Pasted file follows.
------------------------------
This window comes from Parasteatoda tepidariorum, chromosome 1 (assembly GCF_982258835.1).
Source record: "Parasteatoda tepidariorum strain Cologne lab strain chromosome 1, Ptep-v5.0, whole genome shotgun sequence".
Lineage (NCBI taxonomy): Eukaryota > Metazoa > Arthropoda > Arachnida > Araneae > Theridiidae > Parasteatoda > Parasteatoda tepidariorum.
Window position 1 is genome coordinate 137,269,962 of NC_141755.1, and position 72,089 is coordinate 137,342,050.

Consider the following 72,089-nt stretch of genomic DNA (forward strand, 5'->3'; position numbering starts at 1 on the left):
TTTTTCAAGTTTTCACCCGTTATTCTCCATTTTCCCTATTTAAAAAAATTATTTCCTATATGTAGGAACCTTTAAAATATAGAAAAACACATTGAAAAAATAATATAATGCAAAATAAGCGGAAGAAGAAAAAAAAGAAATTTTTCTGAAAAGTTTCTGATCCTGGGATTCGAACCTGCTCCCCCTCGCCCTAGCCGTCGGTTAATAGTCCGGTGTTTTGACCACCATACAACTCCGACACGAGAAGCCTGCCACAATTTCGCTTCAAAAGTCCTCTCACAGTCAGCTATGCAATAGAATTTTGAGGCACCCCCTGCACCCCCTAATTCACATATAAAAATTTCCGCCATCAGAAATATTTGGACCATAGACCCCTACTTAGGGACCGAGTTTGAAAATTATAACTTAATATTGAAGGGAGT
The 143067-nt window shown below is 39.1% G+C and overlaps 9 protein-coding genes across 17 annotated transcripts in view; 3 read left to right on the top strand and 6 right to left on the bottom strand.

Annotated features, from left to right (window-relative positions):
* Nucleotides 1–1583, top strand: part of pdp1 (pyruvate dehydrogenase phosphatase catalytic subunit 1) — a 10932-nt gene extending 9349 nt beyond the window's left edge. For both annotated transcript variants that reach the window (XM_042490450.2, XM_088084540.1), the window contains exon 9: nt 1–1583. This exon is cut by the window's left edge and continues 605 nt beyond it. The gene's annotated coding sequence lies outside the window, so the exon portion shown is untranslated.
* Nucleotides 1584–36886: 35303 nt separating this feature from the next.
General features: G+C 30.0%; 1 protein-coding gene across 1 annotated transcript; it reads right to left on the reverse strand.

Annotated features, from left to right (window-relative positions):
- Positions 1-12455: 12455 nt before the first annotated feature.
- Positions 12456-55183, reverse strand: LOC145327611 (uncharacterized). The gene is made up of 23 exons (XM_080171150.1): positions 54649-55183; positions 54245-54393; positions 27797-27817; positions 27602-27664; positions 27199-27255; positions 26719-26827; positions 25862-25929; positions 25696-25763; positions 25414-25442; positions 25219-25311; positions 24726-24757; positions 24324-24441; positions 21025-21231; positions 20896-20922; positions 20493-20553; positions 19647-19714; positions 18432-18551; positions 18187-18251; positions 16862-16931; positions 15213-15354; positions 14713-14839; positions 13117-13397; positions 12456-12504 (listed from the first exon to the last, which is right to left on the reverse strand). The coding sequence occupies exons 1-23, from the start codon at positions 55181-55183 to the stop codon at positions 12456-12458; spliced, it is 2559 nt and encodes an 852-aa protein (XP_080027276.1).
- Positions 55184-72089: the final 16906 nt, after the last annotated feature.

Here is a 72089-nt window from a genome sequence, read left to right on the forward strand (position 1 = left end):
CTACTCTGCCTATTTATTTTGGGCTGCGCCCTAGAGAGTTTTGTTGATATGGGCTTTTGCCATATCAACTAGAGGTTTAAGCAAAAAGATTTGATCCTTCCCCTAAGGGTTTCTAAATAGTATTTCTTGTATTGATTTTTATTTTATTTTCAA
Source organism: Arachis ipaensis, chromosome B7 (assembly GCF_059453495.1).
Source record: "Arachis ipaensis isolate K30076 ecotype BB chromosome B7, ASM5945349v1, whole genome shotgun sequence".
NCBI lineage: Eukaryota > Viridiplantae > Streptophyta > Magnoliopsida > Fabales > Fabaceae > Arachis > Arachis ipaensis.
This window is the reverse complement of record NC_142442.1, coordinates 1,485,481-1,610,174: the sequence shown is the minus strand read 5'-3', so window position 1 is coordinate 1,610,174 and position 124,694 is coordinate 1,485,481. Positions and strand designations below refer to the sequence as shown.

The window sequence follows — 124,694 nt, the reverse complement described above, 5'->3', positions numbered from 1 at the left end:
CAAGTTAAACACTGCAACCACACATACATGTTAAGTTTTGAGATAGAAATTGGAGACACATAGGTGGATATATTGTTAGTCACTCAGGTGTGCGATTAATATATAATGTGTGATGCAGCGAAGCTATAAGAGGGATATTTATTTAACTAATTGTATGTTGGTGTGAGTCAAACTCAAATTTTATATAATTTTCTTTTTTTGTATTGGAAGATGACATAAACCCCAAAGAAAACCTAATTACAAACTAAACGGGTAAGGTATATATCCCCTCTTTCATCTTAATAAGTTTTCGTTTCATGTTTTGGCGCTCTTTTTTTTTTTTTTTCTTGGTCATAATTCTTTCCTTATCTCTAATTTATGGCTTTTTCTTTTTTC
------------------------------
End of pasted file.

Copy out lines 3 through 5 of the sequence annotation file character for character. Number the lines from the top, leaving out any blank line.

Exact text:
Lineage (NCBI taxonomy): Eukaryota > Metazoa > Arthropoda > Arachnida > Araneae > Theridiidae > Parasteatoda > Parasteatoda tepidariorum.
Window position 1 is genome coordinate 137,269,962 of NC_141755.1, and position 72,089 is coordinate 137,342,050.

Consider the following 72,089-nt stretch of genomic DNA (forward strand, 5'->3'; position numbering starts at 1 on the left):